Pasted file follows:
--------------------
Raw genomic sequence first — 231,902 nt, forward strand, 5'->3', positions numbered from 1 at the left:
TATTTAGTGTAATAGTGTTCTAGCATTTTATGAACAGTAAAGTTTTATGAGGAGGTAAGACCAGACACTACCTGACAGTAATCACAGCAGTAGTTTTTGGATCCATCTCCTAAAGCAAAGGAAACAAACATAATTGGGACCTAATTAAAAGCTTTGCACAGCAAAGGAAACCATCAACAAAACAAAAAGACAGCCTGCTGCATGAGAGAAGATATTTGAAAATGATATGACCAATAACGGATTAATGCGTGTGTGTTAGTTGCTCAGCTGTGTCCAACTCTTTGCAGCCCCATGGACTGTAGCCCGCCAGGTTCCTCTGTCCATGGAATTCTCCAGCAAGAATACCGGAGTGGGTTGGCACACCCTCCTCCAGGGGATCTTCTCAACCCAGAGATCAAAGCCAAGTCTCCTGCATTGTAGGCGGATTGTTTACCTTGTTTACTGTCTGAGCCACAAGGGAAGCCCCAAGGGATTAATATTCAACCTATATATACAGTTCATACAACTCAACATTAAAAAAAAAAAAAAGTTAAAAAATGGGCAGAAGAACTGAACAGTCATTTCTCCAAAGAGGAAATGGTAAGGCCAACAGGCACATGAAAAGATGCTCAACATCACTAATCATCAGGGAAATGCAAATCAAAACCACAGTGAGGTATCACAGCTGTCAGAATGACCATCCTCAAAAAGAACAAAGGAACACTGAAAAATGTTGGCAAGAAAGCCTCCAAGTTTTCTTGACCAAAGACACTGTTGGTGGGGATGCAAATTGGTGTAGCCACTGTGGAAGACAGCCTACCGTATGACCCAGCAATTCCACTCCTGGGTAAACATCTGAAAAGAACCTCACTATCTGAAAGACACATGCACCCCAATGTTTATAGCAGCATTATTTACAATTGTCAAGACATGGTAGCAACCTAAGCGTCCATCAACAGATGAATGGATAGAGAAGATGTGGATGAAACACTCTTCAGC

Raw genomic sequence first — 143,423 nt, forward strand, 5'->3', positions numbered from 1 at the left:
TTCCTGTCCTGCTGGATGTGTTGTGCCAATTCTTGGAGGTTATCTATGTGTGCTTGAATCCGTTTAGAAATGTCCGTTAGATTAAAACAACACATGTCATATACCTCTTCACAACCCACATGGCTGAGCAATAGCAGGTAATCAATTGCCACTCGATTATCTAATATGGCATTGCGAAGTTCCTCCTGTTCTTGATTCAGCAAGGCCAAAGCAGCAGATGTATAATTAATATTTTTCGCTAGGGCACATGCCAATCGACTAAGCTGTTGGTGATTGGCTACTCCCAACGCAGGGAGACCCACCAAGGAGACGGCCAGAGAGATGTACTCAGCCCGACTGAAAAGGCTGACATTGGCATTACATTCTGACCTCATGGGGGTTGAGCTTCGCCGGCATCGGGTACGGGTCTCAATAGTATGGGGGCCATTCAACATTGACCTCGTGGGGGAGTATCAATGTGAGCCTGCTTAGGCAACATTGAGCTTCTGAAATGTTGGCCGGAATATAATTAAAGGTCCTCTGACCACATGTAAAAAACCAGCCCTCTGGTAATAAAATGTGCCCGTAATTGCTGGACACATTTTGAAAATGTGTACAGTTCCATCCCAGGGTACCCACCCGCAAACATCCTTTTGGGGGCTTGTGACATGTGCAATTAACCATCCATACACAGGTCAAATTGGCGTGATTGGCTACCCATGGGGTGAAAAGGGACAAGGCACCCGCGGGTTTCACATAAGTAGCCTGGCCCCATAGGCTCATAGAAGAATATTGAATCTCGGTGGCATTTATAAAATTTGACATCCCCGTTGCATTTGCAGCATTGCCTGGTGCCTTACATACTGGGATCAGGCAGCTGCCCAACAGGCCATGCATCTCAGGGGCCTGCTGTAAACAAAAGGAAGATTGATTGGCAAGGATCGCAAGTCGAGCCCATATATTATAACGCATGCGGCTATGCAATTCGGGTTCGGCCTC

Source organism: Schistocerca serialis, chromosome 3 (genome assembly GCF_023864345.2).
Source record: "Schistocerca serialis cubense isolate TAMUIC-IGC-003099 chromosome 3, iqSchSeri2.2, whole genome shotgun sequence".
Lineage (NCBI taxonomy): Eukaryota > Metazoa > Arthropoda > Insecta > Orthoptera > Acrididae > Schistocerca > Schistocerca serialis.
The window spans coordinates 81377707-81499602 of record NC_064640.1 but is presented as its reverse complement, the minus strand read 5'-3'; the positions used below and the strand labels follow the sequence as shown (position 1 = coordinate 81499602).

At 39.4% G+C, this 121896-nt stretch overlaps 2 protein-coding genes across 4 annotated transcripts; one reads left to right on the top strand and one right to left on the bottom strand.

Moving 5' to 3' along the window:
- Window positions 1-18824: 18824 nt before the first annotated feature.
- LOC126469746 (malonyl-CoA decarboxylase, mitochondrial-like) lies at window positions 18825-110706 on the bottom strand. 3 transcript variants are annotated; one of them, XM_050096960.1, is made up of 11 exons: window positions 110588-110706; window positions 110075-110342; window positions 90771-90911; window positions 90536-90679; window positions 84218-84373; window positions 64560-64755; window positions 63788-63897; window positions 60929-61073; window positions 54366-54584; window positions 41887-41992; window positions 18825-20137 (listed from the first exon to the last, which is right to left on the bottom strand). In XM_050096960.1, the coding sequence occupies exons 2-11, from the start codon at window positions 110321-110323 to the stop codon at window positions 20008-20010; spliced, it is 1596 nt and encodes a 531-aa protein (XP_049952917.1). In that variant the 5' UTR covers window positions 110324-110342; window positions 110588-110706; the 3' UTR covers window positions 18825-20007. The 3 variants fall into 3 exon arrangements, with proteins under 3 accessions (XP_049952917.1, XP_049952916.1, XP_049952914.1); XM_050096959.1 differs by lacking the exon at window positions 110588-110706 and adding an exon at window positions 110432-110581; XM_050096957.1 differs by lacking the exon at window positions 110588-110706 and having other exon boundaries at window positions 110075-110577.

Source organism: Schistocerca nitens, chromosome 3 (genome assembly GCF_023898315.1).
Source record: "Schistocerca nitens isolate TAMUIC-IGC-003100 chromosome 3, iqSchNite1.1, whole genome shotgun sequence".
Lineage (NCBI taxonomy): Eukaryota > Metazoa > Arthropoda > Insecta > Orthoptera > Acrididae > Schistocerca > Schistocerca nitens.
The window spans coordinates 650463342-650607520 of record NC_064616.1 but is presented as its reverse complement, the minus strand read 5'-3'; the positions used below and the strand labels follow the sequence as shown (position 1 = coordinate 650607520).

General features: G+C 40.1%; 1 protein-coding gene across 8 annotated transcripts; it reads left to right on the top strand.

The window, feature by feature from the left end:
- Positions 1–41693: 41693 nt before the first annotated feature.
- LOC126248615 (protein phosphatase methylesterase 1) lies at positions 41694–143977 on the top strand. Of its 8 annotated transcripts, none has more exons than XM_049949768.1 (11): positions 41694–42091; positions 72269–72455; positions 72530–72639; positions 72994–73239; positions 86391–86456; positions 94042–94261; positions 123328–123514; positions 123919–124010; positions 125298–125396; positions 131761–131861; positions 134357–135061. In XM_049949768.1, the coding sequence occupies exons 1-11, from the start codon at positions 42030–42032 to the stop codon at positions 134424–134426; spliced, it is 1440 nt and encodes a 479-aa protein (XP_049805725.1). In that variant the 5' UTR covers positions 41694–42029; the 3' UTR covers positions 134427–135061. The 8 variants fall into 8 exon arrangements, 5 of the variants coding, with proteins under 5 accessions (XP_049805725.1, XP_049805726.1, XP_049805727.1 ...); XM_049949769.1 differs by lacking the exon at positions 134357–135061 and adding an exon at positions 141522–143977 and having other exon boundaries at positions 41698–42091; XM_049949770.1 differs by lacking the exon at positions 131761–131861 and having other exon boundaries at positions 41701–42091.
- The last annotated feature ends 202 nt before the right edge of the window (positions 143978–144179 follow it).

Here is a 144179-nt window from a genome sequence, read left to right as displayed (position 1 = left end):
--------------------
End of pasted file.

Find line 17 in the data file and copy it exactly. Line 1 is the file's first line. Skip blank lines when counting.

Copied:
General features: G+C 40.1%; 1 protein-coding gene across 8 annotated transcripts; it reads left to right on the top strand.